What is Equine PPID (Cushing’s syndrome)?
Cushing’s syndrome in horses was first reported in the literature by Pallaske in 1932 yet it has received little study in terms of its causes and the disease process. The condition is now called equine pituitary pars intermedia dysfunction (PPID), because it is quite different from the human condition of hyperadrenocorticism, previously thought to be the equivalent. For example it doesn’t involve raised blood cortisol levels (McFarlane, 2014).
PPID is a progressive disease of the endocrine system which seems to occur naturally in the aged equine population, but can occur in younger animals (McFarlane, 2014, Sojka-Kritchevsky & Johnson, 2014). It may affect greater than 20% of horses of age 15 years or over (Durham et al, 2014).
Current thinking is that PPID is primarily a dopaminergic neurodegenerative disease of the brain, more specifically the hypothalamus, and pars intermedia of the pituitary gland, similar to Parkinson’s disease in humans (McFarlane, 2007). What this means is that there is a degeneration of the nerve cells running from the hypothalamus to the pituitary, which respond to the brain signalling chemical dopamine, so that their function of inhibiting the production of other hormones declines, and these hormone levels – including ACTH – therefore increase.
The cause of this neurodegeneration is unknown, and it is thought to be a ‘multifactorial and complex condition’ that is linked to both genetics and environmental influences (McFarlane, 2014). Damage as a result of oxidative stress is thought to be involved, which could explain the age-related risk. There is also clumping of a protein called α-synuclein, which disrupts cell function and could contribute to cell death (McFarlane, 2014).
What goes wrong and how it affects the horse’s health
A variety of chemicals regulate pituitary function, including GABA, serotonin and norepinephrine, but little is known about their function in the horse. What is known is that a lack of dopamine to inhibit the production of these regulators causes a host of metabolic problems.
The hormone changes that take place in PPID are similar – but on a much bigger scale – to those that naturally happen in a normal horse in response to shortening day length. The healthy horse will grow a hairy coat and adapt their metabolism in preparation for winter and reduced feed supply.
PPID is most commonly recognised by a long hairy coat (hypertrichosis) which is not shed normally in the spring, but it can also be associated with other coat abnormalities including complete coat retention, coat lightening, and retention of guard hairs (McFarlane, 2014). However, the actual number of cases that show these coat abnormalities in the early stages is unknown, with one study of an unbiased sample of horses affected by PPID, showing that only 33% had coat abnormalities (by veterinary examination) (McFarlane, 2014). So, in many at least in the early stages, no coat signs are present. Other signs which may be present (but are not always) include:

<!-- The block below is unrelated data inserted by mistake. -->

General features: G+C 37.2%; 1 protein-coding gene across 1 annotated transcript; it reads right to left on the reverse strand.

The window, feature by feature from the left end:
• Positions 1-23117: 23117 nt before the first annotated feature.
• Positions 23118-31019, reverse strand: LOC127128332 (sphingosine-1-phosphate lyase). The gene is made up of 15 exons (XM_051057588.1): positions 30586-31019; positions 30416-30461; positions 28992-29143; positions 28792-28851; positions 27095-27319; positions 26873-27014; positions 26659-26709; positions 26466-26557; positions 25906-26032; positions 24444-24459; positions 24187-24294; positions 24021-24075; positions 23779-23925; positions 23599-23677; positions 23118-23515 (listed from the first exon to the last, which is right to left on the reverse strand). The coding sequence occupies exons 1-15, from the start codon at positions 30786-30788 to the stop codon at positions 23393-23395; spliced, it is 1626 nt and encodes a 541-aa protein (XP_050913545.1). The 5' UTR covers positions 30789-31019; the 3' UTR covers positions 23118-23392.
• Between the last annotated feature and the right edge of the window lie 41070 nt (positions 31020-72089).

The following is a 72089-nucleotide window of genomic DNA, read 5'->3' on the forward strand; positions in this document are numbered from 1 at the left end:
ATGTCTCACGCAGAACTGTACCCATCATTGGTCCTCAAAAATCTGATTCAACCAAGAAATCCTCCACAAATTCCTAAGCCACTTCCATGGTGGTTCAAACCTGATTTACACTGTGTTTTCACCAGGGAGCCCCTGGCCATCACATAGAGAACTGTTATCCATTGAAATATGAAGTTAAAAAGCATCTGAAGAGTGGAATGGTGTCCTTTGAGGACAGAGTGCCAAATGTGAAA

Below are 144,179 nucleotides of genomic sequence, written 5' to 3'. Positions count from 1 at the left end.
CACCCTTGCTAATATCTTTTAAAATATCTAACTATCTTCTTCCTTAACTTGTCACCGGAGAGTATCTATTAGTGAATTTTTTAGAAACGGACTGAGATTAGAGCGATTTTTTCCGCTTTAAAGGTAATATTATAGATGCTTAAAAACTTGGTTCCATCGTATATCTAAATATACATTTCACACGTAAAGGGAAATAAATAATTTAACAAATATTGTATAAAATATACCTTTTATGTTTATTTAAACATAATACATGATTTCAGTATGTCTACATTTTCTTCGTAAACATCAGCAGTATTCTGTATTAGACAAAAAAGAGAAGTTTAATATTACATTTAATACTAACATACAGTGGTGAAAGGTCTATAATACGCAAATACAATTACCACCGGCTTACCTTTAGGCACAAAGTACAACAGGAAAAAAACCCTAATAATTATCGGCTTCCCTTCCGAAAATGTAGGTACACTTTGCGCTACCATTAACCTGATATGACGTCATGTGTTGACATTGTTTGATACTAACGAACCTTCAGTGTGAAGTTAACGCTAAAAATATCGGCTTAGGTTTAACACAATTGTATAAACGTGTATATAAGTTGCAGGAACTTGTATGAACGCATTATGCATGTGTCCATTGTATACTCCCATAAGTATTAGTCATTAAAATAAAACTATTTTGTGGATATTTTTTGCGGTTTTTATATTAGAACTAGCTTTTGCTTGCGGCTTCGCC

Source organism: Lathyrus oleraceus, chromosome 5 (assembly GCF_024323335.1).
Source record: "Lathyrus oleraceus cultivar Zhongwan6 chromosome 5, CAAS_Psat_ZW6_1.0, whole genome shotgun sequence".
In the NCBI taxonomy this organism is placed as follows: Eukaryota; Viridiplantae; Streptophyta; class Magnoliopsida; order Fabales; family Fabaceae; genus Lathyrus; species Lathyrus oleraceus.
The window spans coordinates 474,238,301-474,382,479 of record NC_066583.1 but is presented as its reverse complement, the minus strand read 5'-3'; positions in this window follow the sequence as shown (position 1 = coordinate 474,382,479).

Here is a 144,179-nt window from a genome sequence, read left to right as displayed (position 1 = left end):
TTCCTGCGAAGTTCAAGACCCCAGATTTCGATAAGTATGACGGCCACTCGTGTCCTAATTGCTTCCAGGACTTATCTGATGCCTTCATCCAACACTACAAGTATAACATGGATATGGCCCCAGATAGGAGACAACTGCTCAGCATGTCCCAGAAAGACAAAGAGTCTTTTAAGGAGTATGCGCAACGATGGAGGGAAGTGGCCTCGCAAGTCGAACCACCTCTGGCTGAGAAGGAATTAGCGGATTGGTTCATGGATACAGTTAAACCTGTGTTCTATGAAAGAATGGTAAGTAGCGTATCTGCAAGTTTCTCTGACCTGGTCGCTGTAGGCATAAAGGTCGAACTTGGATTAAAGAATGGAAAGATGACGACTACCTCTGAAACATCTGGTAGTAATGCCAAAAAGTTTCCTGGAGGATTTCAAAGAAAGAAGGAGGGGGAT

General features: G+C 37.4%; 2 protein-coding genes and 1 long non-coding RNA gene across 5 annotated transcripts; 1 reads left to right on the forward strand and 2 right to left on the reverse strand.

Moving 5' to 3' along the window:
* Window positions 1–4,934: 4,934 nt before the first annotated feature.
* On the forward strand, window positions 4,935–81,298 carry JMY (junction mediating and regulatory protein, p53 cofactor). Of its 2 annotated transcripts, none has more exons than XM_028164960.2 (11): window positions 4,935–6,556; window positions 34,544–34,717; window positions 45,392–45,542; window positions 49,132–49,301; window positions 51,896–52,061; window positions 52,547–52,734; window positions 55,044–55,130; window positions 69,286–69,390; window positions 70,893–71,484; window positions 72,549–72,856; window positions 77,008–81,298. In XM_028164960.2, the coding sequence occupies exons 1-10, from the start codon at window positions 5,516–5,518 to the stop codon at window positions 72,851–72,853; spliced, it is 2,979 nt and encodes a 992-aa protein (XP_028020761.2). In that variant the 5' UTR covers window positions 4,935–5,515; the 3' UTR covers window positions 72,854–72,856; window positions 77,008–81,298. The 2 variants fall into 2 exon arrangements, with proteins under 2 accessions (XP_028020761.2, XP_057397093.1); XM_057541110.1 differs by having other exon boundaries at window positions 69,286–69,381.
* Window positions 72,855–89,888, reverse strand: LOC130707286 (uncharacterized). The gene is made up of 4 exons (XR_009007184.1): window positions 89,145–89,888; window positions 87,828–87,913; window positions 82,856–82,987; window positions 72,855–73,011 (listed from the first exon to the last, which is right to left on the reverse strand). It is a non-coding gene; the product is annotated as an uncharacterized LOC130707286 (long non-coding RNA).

- Weight loss
- Suppressed immune function (slow wound healing, increased susceptibility to infections and parasites)
- Muscle atrophy (withering)
- Excessive urination and drinking
- Abnormal fat distribution, including fat pads on body and fat bulges above the eyes
- Pot belly
- Increased risk of laminitis
- Lethargy (lack of energy)
(McFarlane, 2014; Durham et al, 2014).
The immunosuppression in PPID is probably caused by increases in specific (as yet unknown) pituitary hormones rather than ACTH or cortisol levels, since researchers have found that the increased ACTH is mostly inactive and cortisol is not significantly raised in affected horses (McFarlane, 2014).
Not all PPID- affected horses or ponies develop insulin resistance, or laminitis. Those who do suffer from laminitis tend to have elevated blood insulin levels, now described as insulin dysregulation (Sojka-Kritchevsky & Johnson, 2014). Raised insulin rather than increased cortisol is now thought to be associated with PPID- linked laminitis, but exactly why has yet to be determined (Spelta, 2015). A prevalence of between 50 and 80% of cases of PPID with laminitis has been reported and vets have termed laminitis associated with PPID as ‘endocrinopathic laminitis’ (Geor & Harris, 2013).
The excess hairiness (hypertrichosis) could be due to increased prolactin levels, as a result of lack of inhibition by dopamine (McFarlane, 2014).
Diagnosis and treatment
Diagnosis of equine PPID is complicated, and there has been much debate about how it is carried out. Simply testing ACTH levels is not ideal due to individual and seasonal fluctuations, although research work has been done looking at normal variations with the seasons. A TRH stimulation test that causes in increase in ACTH is believed to be the most reliable test currently available since PPID- affected horses have an exaggerated response (Spelta, 2015; Durham et al, 2014). There is no reliable diagnostic technique of early cases, although very advanced cases can be diagnosed fairly reliably with a physical examination (Sojka-Kritchevsky & Johnson, 2014).
Equine PPID usually responds well to the dopamine antagonist pergolide and a licensed drug is now available for horses (Prascend, Boehringer Ingelheim) (Durham et al, 2014). Monitoring the medicated horse is important and again, not straightforward. Improvement in the horse’s physical symptoms, changes in plasma ACTH levels (ideally via TRH stimulation tests) and measurements of insulin dysregulation (in laminitis-affected cases) are recommended (Sojka-Kritchevsky & Johnson, 2014).
The fruit of the herb Vitex agnus castus, also called chasteberry, agnus castus , and Monk’s pepper is commonly used for PPID cases, probably due to its activity as a dopamine agonist. It contains a number of active compounds, including antioxidants, essential oils and diterpenes. The diterpenes are believed to be component with dopaminergic activity (Bradaric et al, 2013). Very little research has been done investigating the effects of treatment, with Beech and colleagues (2002) reporting no benefits, and Bradaric and colleagues (2013) reporting good results feeding a combination herbal product containing chasteberry both alone, and with pergolide.
Other compounds that have been used to support health in PPID are cinnamon and magnesium, possibly due to their potential balancing effects on insulin levels – but more research is required to investigate the results (Geor & Harris, 2013).
Effects of the diet
Horses and ponies with PPID need a good quality diet, but with controlled intake of non-structural carbohydrates (NSC) such as sugar, starch and fructan (Ralston & Harris, 2013). For affected animals that are also obese, an effective weight loss programme should be implemented, but care should be taken to ensure adequate intake of good quality protein, vitamins and minerals.
For affected animals that are too slim, feed a quality diet that provides extra energy for weight gain from digestible fibre and oil, rather than starch and sugar. Ad lib grass is not ideal since it can be rich in NSC, and neither are traditional conditioning compound feeds, which tend to be rich in starch.